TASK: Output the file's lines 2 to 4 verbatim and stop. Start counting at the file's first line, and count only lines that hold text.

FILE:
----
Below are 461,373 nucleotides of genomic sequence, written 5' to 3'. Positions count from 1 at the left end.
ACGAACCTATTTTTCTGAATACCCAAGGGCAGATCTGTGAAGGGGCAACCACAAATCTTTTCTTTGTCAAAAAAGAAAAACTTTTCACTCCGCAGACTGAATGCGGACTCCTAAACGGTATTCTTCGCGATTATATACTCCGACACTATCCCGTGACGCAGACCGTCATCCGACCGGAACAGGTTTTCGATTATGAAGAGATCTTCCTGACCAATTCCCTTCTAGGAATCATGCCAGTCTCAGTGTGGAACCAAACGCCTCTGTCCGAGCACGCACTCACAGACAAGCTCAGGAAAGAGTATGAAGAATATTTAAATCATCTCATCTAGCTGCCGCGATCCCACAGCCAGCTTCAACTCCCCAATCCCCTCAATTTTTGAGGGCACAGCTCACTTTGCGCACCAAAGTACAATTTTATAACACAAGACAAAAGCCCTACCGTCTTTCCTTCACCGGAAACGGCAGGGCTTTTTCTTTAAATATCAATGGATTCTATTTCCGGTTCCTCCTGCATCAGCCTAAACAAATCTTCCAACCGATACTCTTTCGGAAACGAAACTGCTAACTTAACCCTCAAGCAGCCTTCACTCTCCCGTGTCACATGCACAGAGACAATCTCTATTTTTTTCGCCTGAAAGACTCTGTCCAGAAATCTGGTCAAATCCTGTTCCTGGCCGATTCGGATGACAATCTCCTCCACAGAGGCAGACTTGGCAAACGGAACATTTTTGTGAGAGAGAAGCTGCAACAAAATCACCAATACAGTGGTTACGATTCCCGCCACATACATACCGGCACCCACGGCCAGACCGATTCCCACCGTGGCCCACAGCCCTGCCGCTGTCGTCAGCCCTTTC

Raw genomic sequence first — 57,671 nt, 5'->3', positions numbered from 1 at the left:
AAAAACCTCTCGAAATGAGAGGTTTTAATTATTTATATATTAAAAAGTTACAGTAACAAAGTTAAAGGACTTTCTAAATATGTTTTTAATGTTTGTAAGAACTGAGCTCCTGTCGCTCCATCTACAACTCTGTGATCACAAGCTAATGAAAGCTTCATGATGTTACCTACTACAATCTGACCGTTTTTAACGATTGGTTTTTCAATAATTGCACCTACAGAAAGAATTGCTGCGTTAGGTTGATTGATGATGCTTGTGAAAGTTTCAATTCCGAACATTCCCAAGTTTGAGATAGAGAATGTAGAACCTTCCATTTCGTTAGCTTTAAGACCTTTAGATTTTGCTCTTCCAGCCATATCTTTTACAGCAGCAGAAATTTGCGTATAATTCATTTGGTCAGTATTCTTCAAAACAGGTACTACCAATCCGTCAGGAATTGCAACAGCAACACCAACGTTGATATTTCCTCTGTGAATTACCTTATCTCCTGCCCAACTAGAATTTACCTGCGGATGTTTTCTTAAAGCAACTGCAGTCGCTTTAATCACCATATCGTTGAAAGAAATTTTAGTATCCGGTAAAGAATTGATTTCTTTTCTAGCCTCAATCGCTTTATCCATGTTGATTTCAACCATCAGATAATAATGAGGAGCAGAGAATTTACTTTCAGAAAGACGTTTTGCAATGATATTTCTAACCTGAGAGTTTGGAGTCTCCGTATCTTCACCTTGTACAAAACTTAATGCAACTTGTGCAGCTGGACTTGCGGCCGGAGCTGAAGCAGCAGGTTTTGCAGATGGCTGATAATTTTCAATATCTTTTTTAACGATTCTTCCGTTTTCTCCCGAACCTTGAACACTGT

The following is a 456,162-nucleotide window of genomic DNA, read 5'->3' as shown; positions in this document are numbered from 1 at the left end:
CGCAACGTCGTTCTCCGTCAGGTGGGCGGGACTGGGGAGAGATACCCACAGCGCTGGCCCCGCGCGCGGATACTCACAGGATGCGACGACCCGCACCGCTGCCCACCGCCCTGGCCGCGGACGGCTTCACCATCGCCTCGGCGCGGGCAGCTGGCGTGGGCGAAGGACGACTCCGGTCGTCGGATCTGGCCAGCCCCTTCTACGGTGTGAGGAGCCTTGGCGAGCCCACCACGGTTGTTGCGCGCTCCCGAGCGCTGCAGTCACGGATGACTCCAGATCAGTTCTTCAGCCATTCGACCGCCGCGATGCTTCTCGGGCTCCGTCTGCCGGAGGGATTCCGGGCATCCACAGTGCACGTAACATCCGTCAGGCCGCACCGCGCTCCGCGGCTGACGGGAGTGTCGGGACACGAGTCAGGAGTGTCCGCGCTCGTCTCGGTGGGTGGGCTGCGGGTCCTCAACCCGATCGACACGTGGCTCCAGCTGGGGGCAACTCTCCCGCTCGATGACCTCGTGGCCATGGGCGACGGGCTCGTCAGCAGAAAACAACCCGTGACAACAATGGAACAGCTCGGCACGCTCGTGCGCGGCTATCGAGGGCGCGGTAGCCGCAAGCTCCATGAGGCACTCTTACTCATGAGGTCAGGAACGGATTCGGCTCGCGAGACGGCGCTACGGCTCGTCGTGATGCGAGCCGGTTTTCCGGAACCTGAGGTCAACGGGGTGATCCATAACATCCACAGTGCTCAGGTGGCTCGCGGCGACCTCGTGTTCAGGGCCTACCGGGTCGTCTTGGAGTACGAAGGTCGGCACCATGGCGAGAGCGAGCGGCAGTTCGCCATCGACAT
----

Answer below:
ACGAACCTATTTTTCTGAATACCCAAGGGCAGATCTGTGAAGGGGCAACCACAAATCTTTTCTTTGTCAAAAAAGAAAAACTTTTCACTCCGCAGACTGAATGCGGACTCCTAAACGGTATTCTTCGCGATTATATACTCCGACACTATCCCGTGACGCAGACCGTCATCCGACCGGAACAGGTTTTCGATTATGAAGAGATCTTCCTGACCAATTCCCTTCTAGGAATCATGCCAGTCTCAGTGTGGAACCAAACGCCTCTGTCCGAGCACGCACTCACAGACAAGCTCAGGAAAGAGTATGAAGAATATTTAAATCATCTCATCTAGCTGCCGCGATCCCACAGCCAGCTTCAACTCCCCAATCCCCTCAATTTTTGAGGGCACAGCTCACTTTGCGCACCAAAGTACAATTTTATAACACAAGACAAAAGCCCTACCGTCTTTCCTTCACCGGAAACGGCAGGGCTTTTTCTTTAAATATCAATGGATTCTATTTCCGGTTCCTCCTGCATCAGCCTAAACAAATCTTCCAACCGATACTCTTTCGGAAACGAAACTGCTAACTTAACCCTCAAGCAGCCTTCACTCTCCCGTGTCACATGCACAGAGACAATCTCTATTTTTTTCGCCTGAAAGACTCTGTCCAGAAATCTGGTCAAATCCTGTTCCTGGCCGATTCGGATGACAATCTCCTCCACAGAGGCAGACTTGGCAAACGGAACATTTTTGTGAGAGAGAAGCTGCAACAAAATCACCAATACAGTGGTTACGATTCCCGCCACATACATACCGGCACCCACGGCCAGACCGATTCCCACCGTGGCCCACAGCCCTGCCGCTGTCGTCAGCCCTTTC

Raw genomic sequence first — 57,671 nt, 5'->3', positions numbered from 1 at the left:
AAAAACCTCTCGAAATGAGAGGTTTTAATTATTTATATATTAAAAAGTTACAGTAACAAAGTTAAAGGACTTTCTAAATATGTTTTTAATGTTTGTAAGAACTGAGCTCCTGTCGCTCCATCTACAACTCTGTGATCACAAGCTAATGAAAGCTTCATGATGTTACCTACTACAATCTGACCGTTTTTAACGATTGGTTTTTCAATAATTGCACCTACAGAAAGAATTGCTGCGTTAGGTTGATTGATGATGCTTGTGAAAGTTTCAATTCCGAACATTCCCAAGTTTGAGATAGAGAATGTAGAACCTTCCATTTCGTTAGCTTTAAGACCTTTAGATTTTGCTCTTCCAGCCATATCTTTTACAGCAGCAGAAATTTGCGTATAATTCATTTGGTCAGTATTCTTCAAAACAGGTACTACCAATCCGTCAGGAATTGCAACAGCAACACCAACGTTGATATTTCCTCTGTGAATTACCTTATCTCCTGCCCAACTAGAATTTACCTGCGGATGTTTTCTTAAAGCAACTGCAGTCGCTTTAATCACCATATCGTTGAAAGAAATTTTAGTATCCGGTAAAGAATTGATTTCTTTTCTAGCCTCAATCGCTTTATCCATGTTGATTTCAACCATCAGATAATAATGAGGAGCAGAGAATTTACTTTCAGAAAGACGTTTTGCAATGATATTTCTAACCTGAGAGTTTGGAGTCTCCGTATCTTCACCTTGTACAAAACTTAATGCAACTTGTGCAGCTGGACTTGCGGCCGGAGCTGAAGCAGCAGGTTTTGCAGATGGCTGATAATTTTCAATATCTTTTTTAACGATTCTTCCGTTTTCTCCCGAACCTTGAACACTGT